The Willard InterContinental Hotel (1401 Pennsylvania Avenue) received the International Hotel and Restaurant Association (IH&RA) Environmental Award for Hospitality Sustainable Development. Led by General Manager Hervé Houdré, the hotel was honored for its sustainability agenda entitled, "Willard InterContinental - The Next 100 Years." The holistic plan, based on the Triple Bottom Line (TBL) of economic viability, social responsibility and environmental protection, consists of interwoven sustainable projects designed for a luxurious urban hospitality experience that is in harmony with social and ecological consciousness. The hotel also was recognized for implementing other sustainability projects, such as converting to energy and cost saving compact florescent bulbs, rehabilitating Pershing Park located across from the hotel, saving water where proceeds go to cleaning the Anacostia River and the Chesapeake Bay, as well as many other activities. For more information, visit http://www.washington.interconti.com/

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12-07Goldsborough.jpgEvery Goodbye Ain’t Gone
Managing Director Nicholas T. Goldsborough will leave the Shakespeare Theatre Company (450 7th Street) this month to start his own consulting firm, which will offer a range of services to both non-profit and arts-related organizations located in the DC area and on the West Coast.

Since joining the Company in 2002, Goldsborough took the lead on constructing and funding the new $89 million Sidney Harman Hall (610 F Street), which opened on schedule and on budget in October 2007. Michael Kahn, the Company’s artistic director said of Goldsborough, “It is through his dedication that Sidney Harman Hall has turned out to be such a great success and asset, not only to the Shakespeare Theatre Company, but to the city as well.” The Company opened the 2007-2008 season in the Harman Center for the Arts, which now consists of the new 775-seat Sidney Harman Hall and the 451-seat Lansburgh Theatre.

“Working at the Shakespeare Theatre Company has been the highlight of my career,” Goldsborough said. Goldsborough has been heavily involved with the DC community, serving on the Downtown BID Board of Directors, the Penn Quarter Board of Directors and the Cultural Alliance of Greater Washington Board of Directors. Upon his departure, Goldsborough will join the Company’s National Council, a group of prominent corporate leaders, arts patrons, theatre artists and educators from across the country who play a major role in helping the Shakespeare Theatre Company broaden its reach nationally and internationally. For more information, visit http://www.shakespearetheatre.org/.

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12-07verizon1Action Packed for 10 Years
Over the past decade, the Verizon Center (601 F Street) has hosted some of the biggest names in sports, music and entertainment and attracted more than 24 million patrons to the arena and to the Downtown area. The arena recently celebrated 10 triumphant years with video tributes and a special half-time program during the Washington Wizards game last weekend.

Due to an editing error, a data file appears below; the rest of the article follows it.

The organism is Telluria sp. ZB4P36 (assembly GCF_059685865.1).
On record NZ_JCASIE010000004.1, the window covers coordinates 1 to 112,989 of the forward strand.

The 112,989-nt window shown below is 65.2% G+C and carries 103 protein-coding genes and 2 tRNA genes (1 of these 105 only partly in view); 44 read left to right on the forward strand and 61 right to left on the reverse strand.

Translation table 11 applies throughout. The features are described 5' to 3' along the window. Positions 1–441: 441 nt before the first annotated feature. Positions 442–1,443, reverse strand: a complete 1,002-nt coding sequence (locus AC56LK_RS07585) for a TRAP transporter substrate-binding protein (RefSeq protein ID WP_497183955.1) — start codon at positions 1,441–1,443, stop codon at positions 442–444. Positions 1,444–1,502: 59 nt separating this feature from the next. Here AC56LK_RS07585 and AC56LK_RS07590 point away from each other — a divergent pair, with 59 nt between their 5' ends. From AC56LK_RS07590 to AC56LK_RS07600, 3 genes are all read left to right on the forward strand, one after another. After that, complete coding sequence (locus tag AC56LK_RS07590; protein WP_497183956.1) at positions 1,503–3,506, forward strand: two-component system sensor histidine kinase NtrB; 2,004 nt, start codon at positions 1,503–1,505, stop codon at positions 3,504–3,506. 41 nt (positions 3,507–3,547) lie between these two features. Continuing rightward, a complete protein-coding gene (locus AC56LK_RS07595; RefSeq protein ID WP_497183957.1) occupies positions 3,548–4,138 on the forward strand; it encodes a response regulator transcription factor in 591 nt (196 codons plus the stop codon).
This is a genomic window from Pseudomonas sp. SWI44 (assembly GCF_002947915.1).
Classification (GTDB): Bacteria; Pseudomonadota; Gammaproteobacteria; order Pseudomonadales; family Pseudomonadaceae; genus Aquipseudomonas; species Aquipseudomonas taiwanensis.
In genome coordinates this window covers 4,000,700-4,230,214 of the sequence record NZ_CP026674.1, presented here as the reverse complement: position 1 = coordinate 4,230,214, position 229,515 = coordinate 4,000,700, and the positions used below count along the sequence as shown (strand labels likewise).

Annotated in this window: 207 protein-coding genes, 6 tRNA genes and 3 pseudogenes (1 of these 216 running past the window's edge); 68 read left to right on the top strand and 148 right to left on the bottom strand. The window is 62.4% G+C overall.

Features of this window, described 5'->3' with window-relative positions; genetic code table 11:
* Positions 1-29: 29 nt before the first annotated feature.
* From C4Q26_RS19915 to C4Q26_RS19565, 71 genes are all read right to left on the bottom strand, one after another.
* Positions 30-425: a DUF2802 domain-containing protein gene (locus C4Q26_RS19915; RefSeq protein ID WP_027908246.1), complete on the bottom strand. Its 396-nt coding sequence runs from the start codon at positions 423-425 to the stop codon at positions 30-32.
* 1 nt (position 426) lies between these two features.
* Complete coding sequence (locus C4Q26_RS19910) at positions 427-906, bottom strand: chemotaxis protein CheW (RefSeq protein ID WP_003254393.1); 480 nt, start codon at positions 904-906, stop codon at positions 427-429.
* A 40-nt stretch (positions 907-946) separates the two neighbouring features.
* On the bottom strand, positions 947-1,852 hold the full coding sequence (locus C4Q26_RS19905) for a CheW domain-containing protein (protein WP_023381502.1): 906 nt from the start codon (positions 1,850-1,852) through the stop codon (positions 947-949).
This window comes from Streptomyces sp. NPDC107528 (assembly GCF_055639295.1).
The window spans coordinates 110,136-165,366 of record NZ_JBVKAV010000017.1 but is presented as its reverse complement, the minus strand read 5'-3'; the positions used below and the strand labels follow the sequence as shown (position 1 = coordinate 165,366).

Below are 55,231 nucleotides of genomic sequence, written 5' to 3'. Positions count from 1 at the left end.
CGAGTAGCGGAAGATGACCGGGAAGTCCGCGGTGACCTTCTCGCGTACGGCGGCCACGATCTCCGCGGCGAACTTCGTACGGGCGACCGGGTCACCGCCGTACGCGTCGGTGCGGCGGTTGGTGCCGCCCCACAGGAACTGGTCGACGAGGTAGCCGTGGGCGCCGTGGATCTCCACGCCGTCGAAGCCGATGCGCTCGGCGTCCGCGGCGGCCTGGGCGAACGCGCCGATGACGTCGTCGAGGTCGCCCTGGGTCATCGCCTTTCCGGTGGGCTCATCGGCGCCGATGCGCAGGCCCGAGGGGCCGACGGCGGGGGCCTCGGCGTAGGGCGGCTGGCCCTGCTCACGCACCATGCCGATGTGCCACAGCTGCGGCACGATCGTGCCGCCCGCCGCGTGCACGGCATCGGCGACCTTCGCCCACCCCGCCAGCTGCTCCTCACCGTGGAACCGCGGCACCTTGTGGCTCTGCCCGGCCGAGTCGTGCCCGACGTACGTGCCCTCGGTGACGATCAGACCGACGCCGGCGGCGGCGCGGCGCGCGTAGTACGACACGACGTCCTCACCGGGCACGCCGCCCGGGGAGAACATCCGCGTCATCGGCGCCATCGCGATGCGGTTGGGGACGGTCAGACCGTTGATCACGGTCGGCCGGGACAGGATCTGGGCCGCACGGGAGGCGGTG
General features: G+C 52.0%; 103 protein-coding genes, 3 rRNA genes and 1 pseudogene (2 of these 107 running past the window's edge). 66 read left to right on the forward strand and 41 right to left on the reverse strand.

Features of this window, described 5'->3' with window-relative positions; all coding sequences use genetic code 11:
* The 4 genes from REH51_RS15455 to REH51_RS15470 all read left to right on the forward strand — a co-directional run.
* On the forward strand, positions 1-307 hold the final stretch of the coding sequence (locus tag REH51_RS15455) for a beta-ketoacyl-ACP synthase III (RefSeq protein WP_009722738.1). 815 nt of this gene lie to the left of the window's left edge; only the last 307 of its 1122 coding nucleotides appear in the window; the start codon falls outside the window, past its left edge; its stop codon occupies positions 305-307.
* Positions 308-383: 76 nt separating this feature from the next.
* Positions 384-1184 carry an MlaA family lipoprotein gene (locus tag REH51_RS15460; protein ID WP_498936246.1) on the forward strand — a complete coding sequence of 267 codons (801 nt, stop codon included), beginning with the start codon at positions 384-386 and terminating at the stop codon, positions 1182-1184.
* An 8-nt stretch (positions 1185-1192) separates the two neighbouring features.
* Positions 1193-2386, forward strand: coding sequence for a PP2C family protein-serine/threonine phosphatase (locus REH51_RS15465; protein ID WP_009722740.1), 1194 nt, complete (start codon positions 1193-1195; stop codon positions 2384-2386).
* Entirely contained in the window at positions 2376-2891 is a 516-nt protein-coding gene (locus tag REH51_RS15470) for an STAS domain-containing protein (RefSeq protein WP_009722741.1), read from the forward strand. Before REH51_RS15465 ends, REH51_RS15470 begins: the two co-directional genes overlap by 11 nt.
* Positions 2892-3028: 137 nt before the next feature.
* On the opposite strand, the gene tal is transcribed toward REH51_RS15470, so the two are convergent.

The arena generates $76 million in taxes for the city, set the stage for Downtown’s development boom and has served as one of the catalysts for the area’s revitalization. Such an achievement, along with Pollin’s many civic contributions to the DC community, led Mayor Adrian Fenty to declare December 3 as “Abe Pollin Day” and named F Street between 6th and 7th Streets “Abe Pollin Way.”

As part of its year long celebration, the organization completed renovations to the arena and also rolled out a new website and marketing campaign with ads and billboards featuring community leaders and residents describing their favorite Verizon Center memories. For more information, visit http://www.verizoncenter.com/.

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Gearing Up for Fringe
Applications are being accepted for the 3rd annual DC Fringe Festival, which will be held July 10-27, 2008. For 18 days, DC area fringe artists will convene Downtown and throughout the city to perform a variety non-traditional theater, dance, music, language and art works in unique and unusual spaces. Applications will be accepted on first-come, first-served bases through Monday, December 31. The application fee is $45. Established theatres or arts organizations that will produce Fringe out of their own venue can also download participation/marketing forms beginning Monday, December 17.  For more information, or to download an application, visit http://www.capfringe.org./

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RETAIL RAMBLINGS

12-07bensons.jpgThe Jewel of F Street
After spending more than 68 years on the second floor of the International Building at 1319 F Street, the Downtown DC fixture, Bensons Jewelers, has reopened in a new street level location at 1331 F Street. The landmark jewelry store will maintain its focus on classic diamonds and gemstones, as well as provide in-house jewelry and watch repair, but will also devote its attention to newer, fashionable jewelry lines as well. For more information, call 202.628.1838 or visit http://www.bensonsdc.com/.

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TRANSPORTATION TALK